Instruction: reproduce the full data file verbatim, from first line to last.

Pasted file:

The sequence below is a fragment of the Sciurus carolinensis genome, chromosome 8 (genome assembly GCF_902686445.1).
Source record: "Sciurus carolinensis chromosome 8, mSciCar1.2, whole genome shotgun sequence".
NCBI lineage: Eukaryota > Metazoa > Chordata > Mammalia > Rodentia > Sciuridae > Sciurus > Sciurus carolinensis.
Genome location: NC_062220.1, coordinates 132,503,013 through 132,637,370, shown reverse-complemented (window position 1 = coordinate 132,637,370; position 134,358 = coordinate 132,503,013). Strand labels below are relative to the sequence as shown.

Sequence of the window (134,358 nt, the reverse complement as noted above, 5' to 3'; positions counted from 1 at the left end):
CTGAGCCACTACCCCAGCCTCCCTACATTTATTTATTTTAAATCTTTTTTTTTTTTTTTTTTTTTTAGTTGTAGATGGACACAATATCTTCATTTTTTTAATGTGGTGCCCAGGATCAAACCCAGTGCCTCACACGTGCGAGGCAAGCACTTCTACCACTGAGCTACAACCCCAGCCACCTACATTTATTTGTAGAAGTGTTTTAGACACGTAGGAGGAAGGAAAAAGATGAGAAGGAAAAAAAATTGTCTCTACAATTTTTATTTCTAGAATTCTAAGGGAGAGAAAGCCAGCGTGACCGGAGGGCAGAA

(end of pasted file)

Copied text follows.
The sequence below is a fragment of the Sciurus carolinensis genome, chromosome 8 (genome assembly GCF_902686445.1).
Source record: "Sciurus carolinensis chromosome 8, mSciCar1.2, whole genome shotgun sequence".
NCBI lineage: Eukaryota > Metazoa > Chordata > Mammalia > Rodentia > Sciuridae > Sciurus > Sciurus carolinensis.
Genome location: NC_062220.1, coordinates 132,503,013 through 132,637,370, shown reverse-complemented (window position 1 = coordinate 132,637,370; position 134,358 = coordinate 132,503,013). Strand labels below are relative to the sequence as shown.

Sequence of the window (134,358 nt, the reverse complement as noted above, 5' to 3'; positions counted from 1 at the left end):
CTGAGCCACTACCCCAGCCTCCCTACATTTATTTATTTTAAATCTTTTTTTTTTTTTTTTTTTTTTAGTTGTAGATGGACACAATATCTTCATTTTTTTAATGTGGTGCCCAGGATCAAACCCAGTGCCTCACACGTGCGAGGCAAGCACTTCTACCACTGAGCTACAACCCCAGCCACCTACATTTATTTGTAGAAGTGTTTTAGACACGTAGGAGGAAGGAAAAAGATGAGAAGGAAAAAAAATTGTCTCTACAATTTTTATTTCTAGAATTCTAAGGGAGAGAAAGCCAGCGTGACCGGAGGGCAGAA